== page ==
Simply look at the facts and judge for yourself, so you are not a slave to anyone’s personal opinion, including mine:
The Republic of Florence was founded in 1115 but in 1434 the Medici family took control, until 1494 (Machiavelli was 25 years old here) when it reverted to being a Republic once more through French military intervention.
The Medici re-conquered the republic in 1512 (Machiavelli was 43 years old here),lost it again to the Republicans in 1527 (just before Machiavelli’s death) and finally the Medici re-assumed their rule in 1531, after an 11-month siege of the city. Please note the dates.
Machiavelli (1469 – 1527), was the son of a lawyer of moderate means, essentially middle class, whose main contribution to his son was to educate him well. Even then, despite this good education, Machiavelli the so called “philosopher” never learned Greek, which was the language of the student of philosophy and of philosophers of the time, so this says much as to his philosophical leanings and/or inclinations. Are you following, Wikipedia?
Now, anyone with a good education was GUARANTEED employment by the State, albeit a low paid one. So why did Machiavelli accept the position of a low paid clerk? He needed the money as was the case throughout his whole life. In other words, he NEVER had any money because he never had positions important enough which might have facilitated the creation of wealth!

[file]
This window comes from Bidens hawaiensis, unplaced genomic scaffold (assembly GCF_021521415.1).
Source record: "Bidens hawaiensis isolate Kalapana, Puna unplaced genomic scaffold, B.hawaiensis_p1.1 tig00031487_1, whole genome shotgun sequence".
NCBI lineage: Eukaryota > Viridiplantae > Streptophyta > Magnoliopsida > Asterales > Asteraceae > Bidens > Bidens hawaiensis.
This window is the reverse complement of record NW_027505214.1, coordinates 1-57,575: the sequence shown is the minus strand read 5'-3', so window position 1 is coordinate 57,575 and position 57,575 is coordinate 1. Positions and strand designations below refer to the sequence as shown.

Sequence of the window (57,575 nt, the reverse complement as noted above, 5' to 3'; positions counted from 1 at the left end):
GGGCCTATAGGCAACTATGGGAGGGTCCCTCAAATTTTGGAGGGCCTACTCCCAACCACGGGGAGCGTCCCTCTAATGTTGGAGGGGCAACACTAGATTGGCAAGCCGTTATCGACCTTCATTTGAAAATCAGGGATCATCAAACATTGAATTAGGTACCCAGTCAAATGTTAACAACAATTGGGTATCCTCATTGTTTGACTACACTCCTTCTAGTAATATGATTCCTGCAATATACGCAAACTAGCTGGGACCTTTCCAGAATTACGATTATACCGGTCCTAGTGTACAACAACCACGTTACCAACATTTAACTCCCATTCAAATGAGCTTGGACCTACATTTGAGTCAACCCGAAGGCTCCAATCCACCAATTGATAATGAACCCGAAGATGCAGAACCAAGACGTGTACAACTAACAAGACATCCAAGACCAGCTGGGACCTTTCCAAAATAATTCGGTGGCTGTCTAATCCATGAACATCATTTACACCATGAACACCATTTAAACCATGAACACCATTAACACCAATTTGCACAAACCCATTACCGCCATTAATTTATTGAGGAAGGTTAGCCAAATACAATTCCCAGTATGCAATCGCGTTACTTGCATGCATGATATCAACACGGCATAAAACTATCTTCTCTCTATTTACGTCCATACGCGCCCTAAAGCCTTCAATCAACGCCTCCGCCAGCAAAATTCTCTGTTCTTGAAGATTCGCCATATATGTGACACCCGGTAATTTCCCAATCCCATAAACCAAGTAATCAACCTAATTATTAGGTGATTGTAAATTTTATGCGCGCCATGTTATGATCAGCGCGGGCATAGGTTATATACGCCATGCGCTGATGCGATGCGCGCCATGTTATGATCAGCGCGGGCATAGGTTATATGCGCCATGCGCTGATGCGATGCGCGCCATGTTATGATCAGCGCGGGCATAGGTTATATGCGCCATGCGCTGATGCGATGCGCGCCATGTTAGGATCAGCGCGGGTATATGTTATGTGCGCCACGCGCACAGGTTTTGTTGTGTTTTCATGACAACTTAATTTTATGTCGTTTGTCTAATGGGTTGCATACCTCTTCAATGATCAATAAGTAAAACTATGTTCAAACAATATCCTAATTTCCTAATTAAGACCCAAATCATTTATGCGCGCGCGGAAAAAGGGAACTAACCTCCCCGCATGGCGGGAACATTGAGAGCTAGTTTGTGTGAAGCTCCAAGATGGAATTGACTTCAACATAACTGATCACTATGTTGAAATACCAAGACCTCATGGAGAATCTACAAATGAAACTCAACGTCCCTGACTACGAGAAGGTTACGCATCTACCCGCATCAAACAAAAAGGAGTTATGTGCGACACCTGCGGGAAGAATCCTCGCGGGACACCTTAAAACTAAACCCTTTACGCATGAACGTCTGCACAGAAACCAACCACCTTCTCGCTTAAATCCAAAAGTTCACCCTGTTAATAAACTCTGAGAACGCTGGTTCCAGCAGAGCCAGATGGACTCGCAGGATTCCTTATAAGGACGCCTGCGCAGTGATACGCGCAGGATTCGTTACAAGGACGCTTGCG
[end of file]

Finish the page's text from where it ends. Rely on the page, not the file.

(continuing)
It was in 1498 that Machiavelli eventually managed to get appointed as a secretary and Second Chancellor becoming a senior civil servant at last. For fourteen years he had mainly diplomatic responsibilities serving executive committees of government, with no authority to act on his own initiative.
In 1512 the Medici defeated the Republicans and returned to power so Machiavelli, a DEDICATED REPUBLICAN found himself out of work. In fact, in 1513 he was tortured by the Medici, on suspicion of treason, but was eventually allowed to retire to his family property just outside Florence.
His correspondence with third parties shows that he was desperate to get back into employment and to that end, he needed to get on the good books of the Medici. It was at this time, in 1513, that he wrote The Prince which he dedicated first to Giuliano de’ Medici and later changed the dedication to Lorenzo de’ Medici. He eventually slowly managed to be introduced to the Medici family.
His elastic loyalties speak volumes as to his motives, especially when a short time previously he published a pro Republican document, roughly saying approximately the opposite of what he was saying in The Prince.
This little weasel was, indeed, very intelligent and was probably a genius. But his genius was in managing to turn arse kissing into a science by putting on paper in a comprehensive manner the ACTUAL practices he had observed while a servant of the State, as opposed to the theoretical practices the politicians were purporting to operate by.